Skull Painting by Jean-Michel Basquiat Sells for Nearly $111 Million

Pascal Le Segretain/Getty Images
Pascal Le Segretain/Getty Images

Jean-Michel Basquiat began his career as a humble New York street artist in the late 1970s—but a recent record-breaking sale at Sotheby’s auction house ensured that the painter’s name will be mentioned in the same breath as Pablo Picasso, Francis Bacon, Andy Warhol, and other modernist greats.

As The New York Times reports, a 1982 work by Basquiat—a scrawling, large-scale painting of a skull—fetched nearly $111 million at a contemporary art auction last night, cementing its creator as one of America’s highest-grossing artists. The untitled painting’s new owner is Yusaku Maezawa, a Japanese e-commerce billionaire who collects art.

As CNN reports, Maezawa is constructing an art museum in the city of Chiba, near Tokyo. In the past year, he’s shelled out $230 million for works of contemporary art to place on display. One of them was another untitled Basquiat painting, which the entrepreneur purchased from Christie’s in May 2016 for more than $57 million. (That deal marked a previous auction high for Basquiat, which Maezawa has now broken on his own.)

Both Basquiat works will go in Maezawa’s new museum—but before placing his newest purchase in its permanent home, he plans to loan it to institutions and exhibitions around the world. "I hope it brings as much joy to others as it does to me, and that this masterpiece by the 21-year-old Basquiat inspires our future generations,” the collector said in a statement [PDF].

That said, the skull painting’s price—not its new owner—is what’s making headlines. The work was last sold in May 1984 for $19,000, and has been “virtually unseen” since then, according to Sotheby’s. But on May 18, the painting became the most expensive work produced by any American artist, and the sixth most expensive work ever sold at auction. It set other records, too, including highest price fetched for any artwork by an African-American artist.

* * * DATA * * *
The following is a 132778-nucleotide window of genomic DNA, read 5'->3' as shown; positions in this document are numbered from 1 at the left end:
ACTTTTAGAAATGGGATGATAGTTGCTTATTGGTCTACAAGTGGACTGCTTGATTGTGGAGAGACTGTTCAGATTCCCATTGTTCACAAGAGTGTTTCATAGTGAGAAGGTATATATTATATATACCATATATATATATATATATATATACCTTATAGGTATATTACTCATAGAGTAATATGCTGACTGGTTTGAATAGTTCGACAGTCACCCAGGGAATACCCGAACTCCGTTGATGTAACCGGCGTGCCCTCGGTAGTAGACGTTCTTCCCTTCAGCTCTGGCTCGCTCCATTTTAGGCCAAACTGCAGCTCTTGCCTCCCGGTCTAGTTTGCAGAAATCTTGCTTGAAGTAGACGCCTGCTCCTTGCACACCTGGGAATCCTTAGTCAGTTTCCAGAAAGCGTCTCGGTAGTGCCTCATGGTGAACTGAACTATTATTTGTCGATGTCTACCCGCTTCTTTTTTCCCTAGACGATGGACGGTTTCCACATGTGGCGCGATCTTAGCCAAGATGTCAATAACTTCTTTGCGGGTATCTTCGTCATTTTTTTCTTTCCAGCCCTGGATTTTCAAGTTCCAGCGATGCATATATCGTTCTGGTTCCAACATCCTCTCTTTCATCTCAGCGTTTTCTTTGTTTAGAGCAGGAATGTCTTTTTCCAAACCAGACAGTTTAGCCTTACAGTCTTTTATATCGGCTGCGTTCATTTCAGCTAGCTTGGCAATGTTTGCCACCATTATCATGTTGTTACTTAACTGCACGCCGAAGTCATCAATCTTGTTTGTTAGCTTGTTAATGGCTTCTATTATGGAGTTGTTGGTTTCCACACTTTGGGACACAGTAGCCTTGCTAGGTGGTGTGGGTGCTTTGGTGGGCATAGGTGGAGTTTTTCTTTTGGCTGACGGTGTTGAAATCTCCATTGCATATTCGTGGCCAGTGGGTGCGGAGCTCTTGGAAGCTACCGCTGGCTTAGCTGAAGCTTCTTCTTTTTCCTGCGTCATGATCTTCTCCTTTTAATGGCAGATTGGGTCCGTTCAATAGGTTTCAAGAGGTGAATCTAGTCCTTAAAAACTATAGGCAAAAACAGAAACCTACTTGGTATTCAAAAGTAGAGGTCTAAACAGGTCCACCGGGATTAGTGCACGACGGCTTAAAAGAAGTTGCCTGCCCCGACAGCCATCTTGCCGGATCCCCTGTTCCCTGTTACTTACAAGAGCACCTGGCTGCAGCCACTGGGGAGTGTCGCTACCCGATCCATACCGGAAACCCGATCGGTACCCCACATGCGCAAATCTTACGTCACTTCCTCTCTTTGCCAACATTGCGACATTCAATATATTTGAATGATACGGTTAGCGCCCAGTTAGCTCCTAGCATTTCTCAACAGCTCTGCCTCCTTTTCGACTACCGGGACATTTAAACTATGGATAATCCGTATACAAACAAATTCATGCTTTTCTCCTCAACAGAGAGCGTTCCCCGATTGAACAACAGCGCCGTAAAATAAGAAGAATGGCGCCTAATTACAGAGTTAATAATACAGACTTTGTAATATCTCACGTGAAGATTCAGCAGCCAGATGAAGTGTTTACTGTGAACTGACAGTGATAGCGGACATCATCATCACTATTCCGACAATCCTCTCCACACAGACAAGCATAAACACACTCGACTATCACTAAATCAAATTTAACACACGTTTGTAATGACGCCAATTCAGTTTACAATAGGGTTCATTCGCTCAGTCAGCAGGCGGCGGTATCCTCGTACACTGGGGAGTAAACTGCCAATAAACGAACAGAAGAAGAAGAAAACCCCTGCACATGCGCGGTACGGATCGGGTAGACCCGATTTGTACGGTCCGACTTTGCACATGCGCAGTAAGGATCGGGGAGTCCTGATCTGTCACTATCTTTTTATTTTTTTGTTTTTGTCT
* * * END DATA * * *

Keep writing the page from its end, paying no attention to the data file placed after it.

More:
Basquiat—who died from a drug overdose when he was 27 years old—achieved fame during his short lifetime. But several decades after his death, his vision is more poignant than ever: In 2016, the artist became the highest-grossing American artist at auction, after 80 of his works sold for nearly $172 million. And now, he’s entered a new league of fame.

“Here he is, blazing a trail not only in terms of the market but also in terms of how his work is perceived more widely,” African-American artist Adam Pendleton told The New York Times. “It speaks to the broader elements of American culture. And what a powerful moment to have that happen.”

[h/t The New York Times]

Looking to Downsize? You Can Buy a 5-Room DIY Cabin on Amazon for Less Than $33,000

Five rooms of one's own.
Five rooms of one's own.
Allwood/Amazon

If you’ve already mastered DIY houses for birds and dogs, maybe it’s time you built one for yourself.

As Simplemost reports, there are a number of house kits that you can order on Amazon, and the Allwood Avalon Cabin Kit is one of the quaintest—and, at $32,990, most affordable—options. The 540-square-foot structure has enough space for a kitchen, a bathroom, a bedroom, and a sitting room—and there’s an additional 218-square-foot loft with the potential to be the coziest reading nook of all time.

You can opt for three larger rooms if you're willing to skip the kitchen and bathroom.Allwood/Amazon